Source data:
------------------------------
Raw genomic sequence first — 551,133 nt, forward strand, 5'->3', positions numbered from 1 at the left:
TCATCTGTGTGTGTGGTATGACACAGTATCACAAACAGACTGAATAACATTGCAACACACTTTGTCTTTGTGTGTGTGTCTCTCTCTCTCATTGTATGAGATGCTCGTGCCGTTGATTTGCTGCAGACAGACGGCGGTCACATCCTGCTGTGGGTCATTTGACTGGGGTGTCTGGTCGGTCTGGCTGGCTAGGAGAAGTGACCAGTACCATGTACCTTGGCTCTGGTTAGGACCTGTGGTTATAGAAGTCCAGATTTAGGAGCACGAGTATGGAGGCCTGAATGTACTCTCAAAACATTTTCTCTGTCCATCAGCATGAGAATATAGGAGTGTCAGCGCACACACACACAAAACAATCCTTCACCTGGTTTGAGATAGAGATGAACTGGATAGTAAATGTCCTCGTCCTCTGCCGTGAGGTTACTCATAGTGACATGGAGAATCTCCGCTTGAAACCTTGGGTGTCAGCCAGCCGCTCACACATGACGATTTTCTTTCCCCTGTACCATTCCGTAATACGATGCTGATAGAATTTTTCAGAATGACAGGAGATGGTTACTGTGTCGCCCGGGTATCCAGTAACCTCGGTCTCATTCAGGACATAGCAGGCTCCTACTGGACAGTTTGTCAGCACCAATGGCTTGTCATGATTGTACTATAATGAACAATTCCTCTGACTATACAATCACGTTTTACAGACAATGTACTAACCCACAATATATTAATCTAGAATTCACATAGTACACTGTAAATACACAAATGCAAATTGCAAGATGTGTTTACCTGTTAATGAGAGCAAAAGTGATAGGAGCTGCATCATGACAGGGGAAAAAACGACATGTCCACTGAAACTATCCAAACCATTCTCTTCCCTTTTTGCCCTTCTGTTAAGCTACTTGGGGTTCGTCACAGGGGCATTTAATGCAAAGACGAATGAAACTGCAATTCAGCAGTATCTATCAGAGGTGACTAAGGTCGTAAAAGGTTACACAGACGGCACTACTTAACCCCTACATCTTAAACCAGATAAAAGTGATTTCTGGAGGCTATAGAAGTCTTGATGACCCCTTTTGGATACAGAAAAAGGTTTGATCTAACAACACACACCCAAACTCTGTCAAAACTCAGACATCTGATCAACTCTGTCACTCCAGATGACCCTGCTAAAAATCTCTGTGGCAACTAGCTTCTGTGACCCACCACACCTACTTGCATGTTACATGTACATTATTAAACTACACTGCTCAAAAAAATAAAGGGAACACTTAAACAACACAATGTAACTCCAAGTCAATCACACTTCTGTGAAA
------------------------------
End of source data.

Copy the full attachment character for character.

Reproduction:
Raw genomic sequence first — 551,133 nt, forward strand, 5'->3', positions numbered from 1 at the left:
TCATCTGTGTGTGTGGTATGACACAGTATCACAAACAGACTGAATAACATTGCAACACACTTTGTCTTTGTGTGTGTGTCTCTCTCTCTCATTGTATGAGATGCTCGTGCCGTTGATTTGCTGCAGACAGACGGCGGTCACATCCTGCTGTGGGTCATTTGACTGGGGTGTCTGGTCGGTCTGGCTGGCTAGGAGAAGTGACCAGTACCATGTACCTTGGCTCTGGTTAGGACCTGTGGTTATAGAAGTCCAGATTTAGGAGCACGAGTATGGAGGCCTGAATGTACTCTCAAAACATTTTCTCTGTCCATCAGCATGAGAATATAGGAGTGTCAGCGCACACACACACAAAACAATCCTTCACCTGGTTTGAGATAGAGATGAACTGGATAGTAAATGTCCTCGTCCTCTGCCGTGAGGTTACTCATAGTGACATGGAGAATCTCCGCTTGAAACCTTGGGTGTCAGCCAGCCGCTCACACATGACGATTTTCTTTCCCCTGTACCATTCCGTAATACGATGCTGATAGAATTTTTCAGAATGACAGGAGATGGTTACTGTGTCGCCCGGGTATCCAGTAACCTCGGTCTCATTCAGGACATAGCAGGCTCCTACTGGACAGTTTGTCAGCACCAATGGCTTGTCATGATTGTACTATAATGAACAATTCCTCTGACTATACAATCACGTTTTACAGACAATGTACTAACCCACAATATATTAATCTAGAATTCACATAGTACACTGTAAATACACAAATGCAAATTGCAAGATGTGTTTACCTGTTAATGAGAGCAAAAGTGATAGGAGCTGCATCATGACAGGGGAAAAAACGACATGTCCACTGAAACTATCCAAACCATTCTCTTCCCTTTTTGCCCTTCTGTTAAGCTACTTGGGGTTCGTCACAGGGGCATTTAATGCAAAGACGAATGAAACTGCAATTCAGCAGTATCTATCAGAGGTGACTAAGGTCGTAAAAGGTTACACAGACGGCACTACTTAACCCCTACATCTTAAACCAGATAAAAGTGATTTCTGGAGGCTATAGAAGTCTTGATGACCCCTTTTGGATACAGAAAAAGGTTTGATCTAACAACACACACCCAAACTCTGTCAAAACTCAGACATCTGATCAACTCTGTCACTCCAGATGACCCTGCTAAAAATCTCTGTGGCAACTAGCTTCTGTGACCCACCACACCTACTTGCATGTTACATGTACATTATTAAACTACACTGCTCAAAAAAATAAAGGGAACACTTAAACAACACAATGTAACTCCAAGTCAATCACACTTCTGTGAAA